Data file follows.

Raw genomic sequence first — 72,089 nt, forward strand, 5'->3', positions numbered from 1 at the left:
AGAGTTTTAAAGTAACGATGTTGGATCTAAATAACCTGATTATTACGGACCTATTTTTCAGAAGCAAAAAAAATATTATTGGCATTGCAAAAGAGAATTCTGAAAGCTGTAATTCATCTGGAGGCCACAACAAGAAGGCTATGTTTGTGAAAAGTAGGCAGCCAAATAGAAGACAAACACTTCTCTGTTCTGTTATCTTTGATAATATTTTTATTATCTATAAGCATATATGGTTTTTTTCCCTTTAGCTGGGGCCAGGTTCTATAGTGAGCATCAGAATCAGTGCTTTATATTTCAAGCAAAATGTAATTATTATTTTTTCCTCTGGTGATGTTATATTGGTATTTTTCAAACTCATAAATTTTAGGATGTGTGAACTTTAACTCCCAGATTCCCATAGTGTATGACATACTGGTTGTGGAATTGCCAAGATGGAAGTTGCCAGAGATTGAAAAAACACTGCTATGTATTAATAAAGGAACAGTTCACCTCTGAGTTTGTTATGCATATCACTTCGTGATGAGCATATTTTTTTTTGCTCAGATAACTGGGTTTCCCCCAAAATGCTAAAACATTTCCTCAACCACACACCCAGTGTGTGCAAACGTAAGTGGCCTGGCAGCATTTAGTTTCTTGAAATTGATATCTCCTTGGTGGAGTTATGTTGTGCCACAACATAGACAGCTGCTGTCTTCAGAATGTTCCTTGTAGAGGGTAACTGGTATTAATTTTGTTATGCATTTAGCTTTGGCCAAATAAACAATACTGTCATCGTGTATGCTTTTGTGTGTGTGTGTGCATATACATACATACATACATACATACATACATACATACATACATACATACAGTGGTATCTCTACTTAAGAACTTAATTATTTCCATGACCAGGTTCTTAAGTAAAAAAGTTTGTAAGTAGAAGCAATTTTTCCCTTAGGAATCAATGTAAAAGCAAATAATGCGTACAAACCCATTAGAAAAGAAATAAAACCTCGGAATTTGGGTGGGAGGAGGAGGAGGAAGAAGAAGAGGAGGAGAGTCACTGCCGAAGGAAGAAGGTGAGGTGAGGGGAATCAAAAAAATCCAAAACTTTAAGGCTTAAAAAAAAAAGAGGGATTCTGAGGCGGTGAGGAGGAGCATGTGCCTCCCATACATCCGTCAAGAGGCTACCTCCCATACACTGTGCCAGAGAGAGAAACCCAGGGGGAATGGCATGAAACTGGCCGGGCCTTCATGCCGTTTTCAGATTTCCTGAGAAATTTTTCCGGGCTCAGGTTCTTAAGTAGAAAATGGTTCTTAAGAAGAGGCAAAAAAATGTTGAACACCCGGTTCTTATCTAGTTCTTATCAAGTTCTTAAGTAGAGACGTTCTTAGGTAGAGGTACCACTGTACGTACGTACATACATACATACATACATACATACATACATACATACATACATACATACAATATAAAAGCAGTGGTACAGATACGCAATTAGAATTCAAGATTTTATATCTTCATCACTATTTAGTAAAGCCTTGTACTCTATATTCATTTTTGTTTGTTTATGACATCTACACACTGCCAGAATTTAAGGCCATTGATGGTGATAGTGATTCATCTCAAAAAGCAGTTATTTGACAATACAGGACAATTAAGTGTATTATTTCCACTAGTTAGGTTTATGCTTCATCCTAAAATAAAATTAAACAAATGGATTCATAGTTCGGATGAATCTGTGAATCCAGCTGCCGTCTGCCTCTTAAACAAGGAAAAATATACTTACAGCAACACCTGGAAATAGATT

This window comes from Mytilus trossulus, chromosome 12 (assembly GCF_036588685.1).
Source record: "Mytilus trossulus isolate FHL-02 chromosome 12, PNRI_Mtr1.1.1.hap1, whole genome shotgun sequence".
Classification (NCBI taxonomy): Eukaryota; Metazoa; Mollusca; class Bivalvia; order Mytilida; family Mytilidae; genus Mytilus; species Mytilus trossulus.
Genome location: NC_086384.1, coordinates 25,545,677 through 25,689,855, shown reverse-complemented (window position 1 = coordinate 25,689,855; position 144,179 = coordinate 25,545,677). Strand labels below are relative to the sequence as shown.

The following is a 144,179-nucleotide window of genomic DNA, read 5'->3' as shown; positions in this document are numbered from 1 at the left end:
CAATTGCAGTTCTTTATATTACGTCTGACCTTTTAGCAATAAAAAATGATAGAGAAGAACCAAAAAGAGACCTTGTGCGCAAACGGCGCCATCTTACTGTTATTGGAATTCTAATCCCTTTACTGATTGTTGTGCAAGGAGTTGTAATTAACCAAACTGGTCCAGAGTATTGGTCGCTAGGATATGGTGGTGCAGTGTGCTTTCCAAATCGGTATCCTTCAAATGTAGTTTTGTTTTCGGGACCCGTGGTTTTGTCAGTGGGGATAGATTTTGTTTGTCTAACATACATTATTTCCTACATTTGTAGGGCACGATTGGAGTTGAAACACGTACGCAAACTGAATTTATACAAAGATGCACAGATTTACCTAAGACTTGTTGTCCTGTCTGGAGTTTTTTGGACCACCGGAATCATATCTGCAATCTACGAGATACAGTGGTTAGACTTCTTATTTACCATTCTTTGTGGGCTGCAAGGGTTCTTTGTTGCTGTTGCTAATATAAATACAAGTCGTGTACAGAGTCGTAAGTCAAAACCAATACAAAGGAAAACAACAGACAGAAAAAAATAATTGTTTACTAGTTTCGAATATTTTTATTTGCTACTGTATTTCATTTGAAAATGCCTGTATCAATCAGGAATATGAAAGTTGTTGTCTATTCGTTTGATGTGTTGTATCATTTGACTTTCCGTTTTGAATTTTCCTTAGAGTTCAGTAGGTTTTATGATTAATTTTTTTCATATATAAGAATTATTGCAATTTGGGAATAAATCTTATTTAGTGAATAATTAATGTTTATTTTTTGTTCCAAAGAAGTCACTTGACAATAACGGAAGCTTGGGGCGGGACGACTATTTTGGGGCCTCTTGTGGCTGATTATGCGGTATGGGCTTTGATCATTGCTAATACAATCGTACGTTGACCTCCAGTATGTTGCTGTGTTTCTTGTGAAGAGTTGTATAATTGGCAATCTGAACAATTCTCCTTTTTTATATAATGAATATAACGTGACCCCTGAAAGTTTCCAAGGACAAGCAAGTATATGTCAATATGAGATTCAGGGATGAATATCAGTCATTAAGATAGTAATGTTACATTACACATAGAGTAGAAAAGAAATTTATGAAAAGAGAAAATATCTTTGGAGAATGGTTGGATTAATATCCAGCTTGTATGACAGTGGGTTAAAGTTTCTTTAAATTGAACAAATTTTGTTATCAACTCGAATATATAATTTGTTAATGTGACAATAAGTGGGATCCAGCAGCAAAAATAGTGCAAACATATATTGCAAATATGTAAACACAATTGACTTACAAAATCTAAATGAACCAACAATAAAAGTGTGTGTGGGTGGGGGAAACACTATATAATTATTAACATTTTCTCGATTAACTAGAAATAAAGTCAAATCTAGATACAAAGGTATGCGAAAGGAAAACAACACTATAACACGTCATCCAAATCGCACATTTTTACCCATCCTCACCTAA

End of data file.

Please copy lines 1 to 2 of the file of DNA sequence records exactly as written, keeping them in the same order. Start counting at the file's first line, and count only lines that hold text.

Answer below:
Raw genomic sequence first — 72,089 nt, forward strand, 5'->3', positions numbered from 1 at the left:
AGAGTTTTAAAGTAACGATGTTGGATCTAAATAACCTGATTATTACGGACCTATTTTTCAGAAGCAAAAAAAATATTATTGGCATTGCAAAAGAGAATTCTGAAAGCTGTAATTCATCTGGAGGCCACAACAAGAAGGCTATGTTTGTGAAAAGTAGGCAGCCAAATAGAAGACAAACACTTCTCTGTTCTGTTATCTTTGATAATATTTTTATTATCTATAAGCATATATGGTTTTTTTCCCTTTAGCTGGGGCCAGGTTCTATAGTGAGCATCAGAATCAGTGCTTTATATTTCAAGCAAAATGTAATTATTATTTTTTCCTCTGGTGATGTTATATTGGTATTTTTCAAACTCATAAATTTTAGGATGTGTGAACTTTAACTCCCAGATTCCCATAGTGTATGACATACTGGTTGTGGAATTGCCAAGATGGAAGTTGCCAGAGATTGAAAAAACACTGCTATGTATTAATAAAGGAACAGTTCACCTCTGAGTTTGTTATGCATATCACTTCGTGATGAGCATATTTTTTTTTGCTCAGATAACTGGGTTTCCCCCAAAATGCTAAAACATTTCCTCAACCACACACCCAGTGTGTGCAAACGTAAGTGGCCTGGCAGCATTTAGTTTCTTGAAATTGATATCTCCTTGGTGGAGTTATGTTGTGCCACAACATAGACAGCTGCTGTCTTCAGAATGTTCCTTGTAGAGGGTAACTGGTATTAATTTTGTTATGCATTTAGCTTTGGCCAAATAAACAATACTGTCATCGTGTATGCTTTTGTGTGTGTGTGTGCATATACATACATACATACATACATACATACATACATACATACATACATACAGTGGTATCTCTACTTAAGAACTTAATTATTTCCATGACCAGGTTCTTAAGTAAAAAAGTTTGTAAGTAGAAGCAATTTTTCCCTTAGGAATCAATGTAAAAGCAAATAATGCGTACAAACCCATTAGAAAAGAAATAAAACCTCGGAATTTGGGTGGGAGGAGGAGGAGGAAGAAGAAGAGGAGGAGAGTCACTGCCGAAGGAAGAAGGTGAGGTGAGGGGAATCAAAAAAATCCAAAACTTTAAGGCTTAAAAAAAAAAGAGGGATTCTGAGGCGGTGAGGAGGAGCATGTGCCTCCCATACATCCGTCAAGAGGCTACCTCCCATACACTGTGCCAGAGAGAGAAACCCAGGGGGAATGGCATGAAACTGGCCGGGCCTTCATGCCGTTTTCAGATTTCCTGAGAAATTTTTCCGGGCTCAGGTTCTTAAGTAGAAAATGGTTCTTAAGAAGAGGCAAAAAAATGTTGAACACCCGGTTCTTATCTAGTTCTTATCAAGTTCTTAAGTAGAGACGTTCTTAGGTAGAGGTACCACTGTACGTACGTACATACATACATACATACATACATACATACATACATACATACATACATACAATATAAAAGCAGTGGTACAGATACGCAATTAGAATTCAAGATTTTATATCTTCATCACTATTTAGTAAAGCCTTGTACTCTATATTCATTTTTGTTTGTTTATGACATCTACACACTGCCAGAATTTAAGGCCATTGATGGTGATAGTGATTCATCTCAAAAAGCAGTTATTTGACAATACAGGACAATTAAGTGTATTATTTCCACTAGTTAGGTTTATGCTTCATCCTAAAATAAAATTAAACAAATGGATTCATAGTTCGGATGAATCTGTGAATCCAGCTGCCGTCTGCCTCTTAAACAAGGAAAAATATACTTACAGCAACACCTGGAAATAGATT